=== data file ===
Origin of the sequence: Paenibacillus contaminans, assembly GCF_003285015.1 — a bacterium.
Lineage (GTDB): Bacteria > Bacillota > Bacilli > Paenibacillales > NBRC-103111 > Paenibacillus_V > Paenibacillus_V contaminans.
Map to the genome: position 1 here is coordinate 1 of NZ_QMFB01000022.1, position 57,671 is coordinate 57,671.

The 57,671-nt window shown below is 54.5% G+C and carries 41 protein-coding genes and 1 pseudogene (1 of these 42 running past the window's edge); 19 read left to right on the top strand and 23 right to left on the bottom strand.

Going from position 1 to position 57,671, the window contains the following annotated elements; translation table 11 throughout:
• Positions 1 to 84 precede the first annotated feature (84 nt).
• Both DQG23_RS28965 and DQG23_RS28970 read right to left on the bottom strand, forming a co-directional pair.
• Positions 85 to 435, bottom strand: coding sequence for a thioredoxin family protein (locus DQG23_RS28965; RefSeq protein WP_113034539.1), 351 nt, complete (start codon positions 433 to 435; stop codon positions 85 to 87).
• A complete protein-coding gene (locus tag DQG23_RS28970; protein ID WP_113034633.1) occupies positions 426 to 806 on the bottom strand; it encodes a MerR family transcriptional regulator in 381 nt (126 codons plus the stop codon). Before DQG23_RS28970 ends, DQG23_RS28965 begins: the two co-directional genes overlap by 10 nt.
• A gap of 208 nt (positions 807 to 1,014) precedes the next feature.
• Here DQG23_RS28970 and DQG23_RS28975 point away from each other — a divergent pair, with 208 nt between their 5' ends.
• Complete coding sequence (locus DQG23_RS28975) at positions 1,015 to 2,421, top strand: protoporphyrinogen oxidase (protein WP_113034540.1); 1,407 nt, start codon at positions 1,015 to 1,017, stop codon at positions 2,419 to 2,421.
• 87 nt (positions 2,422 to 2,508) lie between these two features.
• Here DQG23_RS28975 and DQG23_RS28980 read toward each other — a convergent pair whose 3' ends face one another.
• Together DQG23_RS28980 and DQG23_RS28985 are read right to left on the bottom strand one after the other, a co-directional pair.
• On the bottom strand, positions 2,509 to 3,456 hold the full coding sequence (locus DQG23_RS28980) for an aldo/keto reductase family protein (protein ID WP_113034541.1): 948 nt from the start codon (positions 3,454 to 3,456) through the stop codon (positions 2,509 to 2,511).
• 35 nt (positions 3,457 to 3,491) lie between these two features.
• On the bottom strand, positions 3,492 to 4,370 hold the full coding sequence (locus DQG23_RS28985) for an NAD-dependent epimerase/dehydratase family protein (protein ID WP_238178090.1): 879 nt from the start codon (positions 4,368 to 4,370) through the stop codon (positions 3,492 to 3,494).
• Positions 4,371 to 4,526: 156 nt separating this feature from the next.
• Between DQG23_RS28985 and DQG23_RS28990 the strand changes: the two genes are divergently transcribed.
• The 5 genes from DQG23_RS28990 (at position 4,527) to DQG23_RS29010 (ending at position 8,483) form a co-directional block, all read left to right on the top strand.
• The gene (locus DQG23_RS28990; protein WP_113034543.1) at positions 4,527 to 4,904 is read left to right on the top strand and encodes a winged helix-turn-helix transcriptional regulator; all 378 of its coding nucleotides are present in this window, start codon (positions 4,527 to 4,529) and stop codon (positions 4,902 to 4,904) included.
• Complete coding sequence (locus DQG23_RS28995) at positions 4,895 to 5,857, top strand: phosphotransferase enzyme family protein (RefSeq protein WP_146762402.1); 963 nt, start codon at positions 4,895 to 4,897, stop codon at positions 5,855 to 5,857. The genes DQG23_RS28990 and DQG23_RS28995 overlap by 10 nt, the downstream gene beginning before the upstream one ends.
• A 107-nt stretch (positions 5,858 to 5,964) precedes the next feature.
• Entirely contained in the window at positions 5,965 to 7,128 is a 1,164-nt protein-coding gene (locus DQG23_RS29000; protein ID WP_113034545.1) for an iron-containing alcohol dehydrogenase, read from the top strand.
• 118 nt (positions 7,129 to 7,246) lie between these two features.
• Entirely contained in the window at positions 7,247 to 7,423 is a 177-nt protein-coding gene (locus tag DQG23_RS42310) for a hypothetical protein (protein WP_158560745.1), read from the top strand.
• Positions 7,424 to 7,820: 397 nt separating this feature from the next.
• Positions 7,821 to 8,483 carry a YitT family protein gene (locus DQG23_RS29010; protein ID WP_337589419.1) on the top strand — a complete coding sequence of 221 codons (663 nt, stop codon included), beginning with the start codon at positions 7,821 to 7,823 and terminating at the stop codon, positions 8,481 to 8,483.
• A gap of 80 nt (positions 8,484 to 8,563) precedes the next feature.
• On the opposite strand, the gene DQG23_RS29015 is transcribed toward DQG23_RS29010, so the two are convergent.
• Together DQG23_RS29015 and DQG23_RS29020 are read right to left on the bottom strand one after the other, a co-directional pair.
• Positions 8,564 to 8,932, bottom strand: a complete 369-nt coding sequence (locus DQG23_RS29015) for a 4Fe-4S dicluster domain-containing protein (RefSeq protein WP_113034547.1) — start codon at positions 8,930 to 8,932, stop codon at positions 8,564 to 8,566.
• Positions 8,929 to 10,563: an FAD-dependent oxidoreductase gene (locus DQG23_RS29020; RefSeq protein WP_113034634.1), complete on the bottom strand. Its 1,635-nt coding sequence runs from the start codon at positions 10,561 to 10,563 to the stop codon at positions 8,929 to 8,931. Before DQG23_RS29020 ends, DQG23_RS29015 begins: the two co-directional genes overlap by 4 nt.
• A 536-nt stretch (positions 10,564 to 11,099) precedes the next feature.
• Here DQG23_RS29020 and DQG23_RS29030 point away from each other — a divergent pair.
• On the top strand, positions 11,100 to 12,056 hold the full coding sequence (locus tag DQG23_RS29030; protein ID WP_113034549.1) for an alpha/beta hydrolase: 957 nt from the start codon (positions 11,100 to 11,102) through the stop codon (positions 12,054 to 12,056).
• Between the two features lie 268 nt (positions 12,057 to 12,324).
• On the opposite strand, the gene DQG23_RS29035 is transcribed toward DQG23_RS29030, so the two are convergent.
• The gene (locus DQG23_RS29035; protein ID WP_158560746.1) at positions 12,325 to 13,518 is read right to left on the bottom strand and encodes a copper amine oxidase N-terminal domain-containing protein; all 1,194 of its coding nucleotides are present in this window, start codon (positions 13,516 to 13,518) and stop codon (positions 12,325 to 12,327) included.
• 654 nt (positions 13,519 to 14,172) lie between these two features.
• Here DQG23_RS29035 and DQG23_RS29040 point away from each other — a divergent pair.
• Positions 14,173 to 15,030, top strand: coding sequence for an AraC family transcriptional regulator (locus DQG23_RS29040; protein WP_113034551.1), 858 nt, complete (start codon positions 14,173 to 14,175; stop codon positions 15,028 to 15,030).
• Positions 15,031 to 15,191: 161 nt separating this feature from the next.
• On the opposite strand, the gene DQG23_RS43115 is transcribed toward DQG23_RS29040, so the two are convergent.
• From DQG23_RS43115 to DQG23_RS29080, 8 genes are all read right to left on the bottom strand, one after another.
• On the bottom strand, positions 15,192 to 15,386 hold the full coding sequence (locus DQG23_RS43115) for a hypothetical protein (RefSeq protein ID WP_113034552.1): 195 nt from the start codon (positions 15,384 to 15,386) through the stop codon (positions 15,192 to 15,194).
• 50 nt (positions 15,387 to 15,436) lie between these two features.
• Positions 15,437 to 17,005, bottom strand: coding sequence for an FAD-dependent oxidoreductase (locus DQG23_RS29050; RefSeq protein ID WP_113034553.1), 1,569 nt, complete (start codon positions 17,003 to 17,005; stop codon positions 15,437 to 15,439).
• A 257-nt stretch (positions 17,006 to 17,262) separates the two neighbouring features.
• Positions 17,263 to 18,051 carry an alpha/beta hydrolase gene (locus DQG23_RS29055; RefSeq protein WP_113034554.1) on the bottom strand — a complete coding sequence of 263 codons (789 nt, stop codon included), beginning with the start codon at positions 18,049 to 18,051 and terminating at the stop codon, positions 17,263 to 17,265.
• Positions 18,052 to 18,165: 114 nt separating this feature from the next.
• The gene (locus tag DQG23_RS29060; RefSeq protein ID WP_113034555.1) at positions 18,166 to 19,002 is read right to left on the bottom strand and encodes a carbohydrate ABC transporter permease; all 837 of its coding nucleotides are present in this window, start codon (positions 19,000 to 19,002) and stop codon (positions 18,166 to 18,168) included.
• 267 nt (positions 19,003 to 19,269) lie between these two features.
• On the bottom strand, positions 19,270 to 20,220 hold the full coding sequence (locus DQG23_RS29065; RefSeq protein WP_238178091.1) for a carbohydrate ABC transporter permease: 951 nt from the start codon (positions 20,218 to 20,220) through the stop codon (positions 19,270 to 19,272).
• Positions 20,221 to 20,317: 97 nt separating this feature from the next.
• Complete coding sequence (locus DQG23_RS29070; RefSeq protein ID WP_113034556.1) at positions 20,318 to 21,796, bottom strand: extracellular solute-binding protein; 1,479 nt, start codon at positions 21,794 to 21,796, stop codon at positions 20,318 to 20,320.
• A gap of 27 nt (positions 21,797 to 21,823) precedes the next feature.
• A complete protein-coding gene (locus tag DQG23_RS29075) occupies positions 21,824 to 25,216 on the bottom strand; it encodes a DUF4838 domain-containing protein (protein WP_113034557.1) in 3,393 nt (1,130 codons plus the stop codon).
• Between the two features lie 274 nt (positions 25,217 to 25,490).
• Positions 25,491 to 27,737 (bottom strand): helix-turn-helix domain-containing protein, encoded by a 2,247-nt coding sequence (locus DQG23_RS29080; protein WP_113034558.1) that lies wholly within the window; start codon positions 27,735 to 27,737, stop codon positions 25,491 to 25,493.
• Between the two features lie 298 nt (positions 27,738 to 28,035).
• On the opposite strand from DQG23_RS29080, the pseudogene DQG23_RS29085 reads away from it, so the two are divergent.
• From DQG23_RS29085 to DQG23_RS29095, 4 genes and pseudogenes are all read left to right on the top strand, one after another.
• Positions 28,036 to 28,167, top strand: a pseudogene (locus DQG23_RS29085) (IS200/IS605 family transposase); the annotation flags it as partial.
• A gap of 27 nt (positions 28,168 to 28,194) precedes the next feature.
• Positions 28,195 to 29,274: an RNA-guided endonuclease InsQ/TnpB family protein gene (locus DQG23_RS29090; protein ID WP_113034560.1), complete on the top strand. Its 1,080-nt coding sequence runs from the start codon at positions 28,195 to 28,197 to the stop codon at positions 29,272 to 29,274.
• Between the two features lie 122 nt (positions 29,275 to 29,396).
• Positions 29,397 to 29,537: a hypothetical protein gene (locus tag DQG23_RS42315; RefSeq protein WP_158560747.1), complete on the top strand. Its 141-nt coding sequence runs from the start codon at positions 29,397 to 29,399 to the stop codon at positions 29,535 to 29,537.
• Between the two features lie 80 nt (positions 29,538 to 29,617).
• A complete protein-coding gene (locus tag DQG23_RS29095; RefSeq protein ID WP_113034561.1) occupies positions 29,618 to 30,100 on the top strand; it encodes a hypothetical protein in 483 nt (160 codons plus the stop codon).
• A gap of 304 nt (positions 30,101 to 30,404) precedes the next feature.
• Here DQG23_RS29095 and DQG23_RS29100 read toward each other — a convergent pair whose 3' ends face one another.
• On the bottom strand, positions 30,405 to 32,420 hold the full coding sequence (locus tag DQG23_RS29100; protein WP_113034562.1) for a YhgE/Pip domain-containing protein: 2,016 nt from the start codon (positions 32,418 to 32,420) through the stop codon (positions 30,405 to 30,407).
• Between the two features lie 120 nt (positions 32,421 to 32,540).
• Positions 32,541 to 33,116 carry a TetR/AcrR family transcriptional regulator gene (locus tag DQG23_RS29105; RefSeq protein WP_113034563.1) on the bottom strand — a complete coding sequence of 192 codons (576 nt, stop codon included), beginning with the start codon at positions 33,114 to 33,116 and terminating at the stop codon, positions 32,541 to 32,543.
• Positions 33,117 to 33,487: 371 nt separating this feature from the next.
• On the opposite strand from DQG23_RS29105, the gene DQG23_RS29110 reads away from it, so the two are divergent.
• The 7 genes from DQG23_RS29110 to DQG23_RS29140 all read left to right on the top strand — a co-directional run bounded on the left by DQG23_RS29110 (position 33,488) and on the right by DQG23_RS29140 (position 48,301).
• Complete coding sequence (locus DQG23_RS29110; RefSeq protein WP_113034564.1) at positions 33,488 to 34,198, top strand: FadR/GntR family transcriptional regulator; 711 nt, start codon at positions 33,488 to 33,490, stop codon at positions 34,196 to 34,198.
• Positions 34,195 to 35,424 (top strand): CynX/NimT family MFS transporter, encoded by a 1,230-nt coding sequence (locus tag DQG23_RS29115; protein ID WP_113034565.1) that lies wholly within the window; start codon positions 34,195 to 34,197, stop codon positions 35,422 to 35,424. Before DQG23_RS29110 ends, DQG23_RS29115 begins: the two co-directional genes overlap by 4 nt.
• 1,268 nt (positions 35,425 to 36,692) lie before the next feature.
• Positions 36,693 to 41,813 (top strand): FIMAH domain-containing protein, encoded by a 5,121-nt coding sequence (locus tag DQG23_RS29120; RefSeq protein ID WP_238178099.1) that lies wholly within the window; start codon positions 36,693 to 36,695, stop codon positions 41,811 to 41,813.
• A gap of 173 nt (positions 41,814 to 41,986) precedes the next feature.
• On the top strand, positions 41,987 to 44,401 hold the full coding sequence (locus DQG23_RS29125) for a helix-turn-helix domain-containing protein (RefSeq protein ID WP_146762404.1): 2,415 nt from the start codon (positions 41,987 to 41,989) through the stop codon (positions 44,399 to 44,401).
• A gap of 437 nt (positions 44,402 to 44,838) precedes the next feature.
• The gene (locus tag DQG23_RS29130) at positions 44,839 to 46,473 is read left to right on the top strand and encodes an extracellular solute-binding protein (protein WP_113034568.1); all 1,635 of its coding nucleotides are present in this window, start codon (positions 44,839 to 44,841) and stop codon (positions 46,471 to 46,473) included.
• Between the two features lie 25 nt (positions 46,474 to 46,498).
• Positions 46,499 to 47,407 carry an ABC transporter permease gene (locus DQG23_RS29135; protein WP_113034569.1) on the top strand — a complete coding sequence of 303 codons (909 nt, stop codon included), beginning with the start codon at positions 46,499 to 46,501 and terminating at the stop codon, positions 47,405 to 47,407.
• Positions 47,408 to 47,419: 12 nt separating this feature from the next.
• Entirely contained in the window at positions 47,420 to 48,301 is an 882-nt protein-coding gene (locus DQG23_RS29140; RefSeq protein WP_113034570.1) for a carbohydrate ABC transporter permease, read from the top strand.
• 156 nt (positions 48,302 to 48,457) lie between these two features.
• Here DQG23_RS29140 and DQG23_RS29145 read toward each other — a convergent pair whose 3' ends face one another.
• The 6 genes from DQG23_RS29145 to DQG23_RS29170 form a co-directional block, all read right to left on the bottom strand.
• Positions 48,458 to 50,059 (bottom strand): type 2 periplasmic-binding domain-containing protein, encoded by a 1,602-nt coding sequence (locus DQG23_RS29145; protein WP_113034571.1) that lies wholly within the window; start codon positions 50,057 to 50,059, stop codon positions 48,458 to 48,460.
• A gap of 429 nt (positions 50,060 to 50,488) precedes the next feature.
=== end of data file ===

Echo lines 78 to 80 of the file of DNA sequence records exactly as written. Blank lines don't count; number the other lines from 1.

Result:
• On the opposite strand from DQG23_RS29105, the gene DQG23_RS29110 reads away from it, so the two are divergent.
• The 7 genes from DQG23_RS29110 to DQG23_RS29140 all read left to right on the top strand — a co-directional run bounded on the left by DQG23_RS29110 (position 33,488) and on the right by DQG23_RS29140 (position 48,301).
• Complete coding sequence (locus DQG23_RS29110; RefSeq protein WP_113034564.1) at positions 33,488 to 34,198, top strand: FadR/GntR family transcriptional regulator; 711 nt, start codon at positions 33,488 to 33,490, stop codon at positions 34,196 to 34,198.